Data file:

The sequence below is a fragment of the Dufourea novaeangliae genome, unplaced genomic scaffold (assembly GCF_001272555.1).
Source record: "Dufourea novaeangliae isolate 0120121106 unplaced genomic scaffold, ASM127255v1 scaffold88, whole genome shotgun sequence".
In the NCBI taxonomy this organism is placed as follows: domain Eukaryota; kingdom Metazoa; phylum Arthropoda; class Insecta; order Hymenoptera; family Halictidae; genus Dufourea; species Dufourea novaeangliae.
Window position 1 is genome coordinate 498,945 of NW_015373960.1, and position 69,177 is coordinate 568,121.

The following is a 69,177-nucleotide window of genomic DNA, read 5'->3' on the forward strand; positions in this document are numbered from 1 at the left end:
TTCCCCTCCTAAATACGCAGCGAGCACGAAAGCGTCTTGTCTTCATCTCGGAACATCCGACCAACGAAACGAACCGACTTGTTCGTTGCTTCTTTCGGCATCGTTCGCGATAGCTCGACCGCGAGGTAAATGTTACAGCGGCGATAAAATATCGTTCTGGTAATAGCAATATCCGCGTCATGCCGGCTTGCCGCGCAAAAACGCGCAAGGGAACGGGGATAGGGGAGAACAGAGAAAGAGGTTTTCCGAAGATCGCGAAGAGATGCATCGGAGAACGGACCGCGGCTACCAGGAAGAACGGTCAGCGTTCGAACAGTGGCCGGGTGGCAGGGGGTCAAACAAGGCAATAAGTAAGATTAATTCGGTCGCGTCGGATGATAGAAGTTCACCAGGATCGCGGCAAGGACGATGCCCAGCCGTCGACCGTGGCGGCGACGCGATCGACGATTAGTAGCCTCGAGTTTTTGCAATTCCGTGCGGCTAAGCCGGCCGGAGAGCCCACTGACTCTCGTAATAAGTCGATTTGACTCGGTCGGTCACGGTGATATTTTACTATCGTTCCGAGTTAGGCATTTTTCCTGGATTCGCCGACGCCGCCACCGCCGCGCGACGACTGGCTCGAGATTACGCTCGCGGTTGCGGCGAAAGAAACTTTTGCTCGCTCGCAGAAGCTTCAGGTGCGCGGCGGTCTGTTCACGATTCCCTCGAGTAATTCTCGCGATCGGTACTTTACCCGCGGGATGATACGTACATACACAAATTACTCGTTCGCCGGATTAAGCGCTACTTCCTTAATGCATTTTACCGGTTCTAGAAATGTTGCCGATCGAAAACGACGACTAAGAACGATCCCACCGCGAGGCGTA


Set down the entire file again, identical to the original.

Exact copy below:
The sequence below is a fragment of the Dufourea novaeangliae genome, unplaced genomic scaffold (assembly GCF_001272555.1).
Source record: "Dufourea novaeangliae isolate 0120121106 unplaced genomic scaffold, ASM127255v1 scaffold88, whole genome shotgun sequence".
In the NCBI taxonomy this organism is placed as follows: domain Eukaryota; kingdom Metazoa; phylum Arthropoda; class Insecta; order Hymenoptera; family Halictidae; genus Dufourea; species Dufourea novaeangliae.
Window position 1 is genome coordinate 498,945 of NW_015373960.1, and position 69,177 is coordinate 568,121.

The following is a 69,177-nucleotide window of genomic DNA, read 5'->3' on the forward strand; positions in this document are numbered from 1 at the left end:
TTCCCCTCCTAAATACGCAGCGAGCACGAAAGCGTCTTGTCTTCATCTCGGAACATCCGACCAACGAAACGAACCGACTTGTTCGTTGCTTCTTTCGGCATCGTTCGCGATAGCTCGACCGCGAGGTAAATGTTACAGCGGCGATAAAATATCGTTCTGGTAATAGCAATATCCGCGTCATGCCGGCTTGCCGCGCAAAAACGCGCAAGGGAACGGGGATAGGGGAGAACAGAGAAAGAGGTTTTCCGAAGATCGCGAAGAGATGCATCGGAGAACGGACCGCGGCTACCAGGAAGAACGGTCAGCGTTCGAACAGTGGCCGGGTGGCAGGGGGTCAAACAAGGCAATAAGTAAGATTAATTCGGTCGCGTCGGATGATAGAAGTTCACCAGGATCGCGGCAAGGACGATGCCCAGCCGTCGACCGTGGCGGCGACGCGATCGACGATTAGTAGCCTCGAGTTTTTGCAATTCCGTGCGGCTAAGCCGGCCGGAGAGCCCACTGACTCTCGTAATAAGTCGATTTGACTCGGTCGGTCACGGTGATATTTTACTATCGTTCCGAGTTAGGCATTTTTCCTGGATTCGCCGACGCCGCCACCGCCGCGCGACGACTGGCTCGAGATTACGCTCGCGGTTGCGGCGAAAGAAACTTTTGCTCGCTCGCAGAAGCTTCAGGTGCGCGGCGGTCTGTTCACGATTCCCTCGAGTAATTCTCGCGATCGGTACTTTACCCGCGGGATGATACGTACATACACAAATTACTCGTTCGCCGGATTAAGCGCTACTTCCTTAATGCATTTTACCGGTTCTAGAAATGTTGCCGATCGAAAACGACGACTAAGAACGATCCCACCGCGAGGCGTA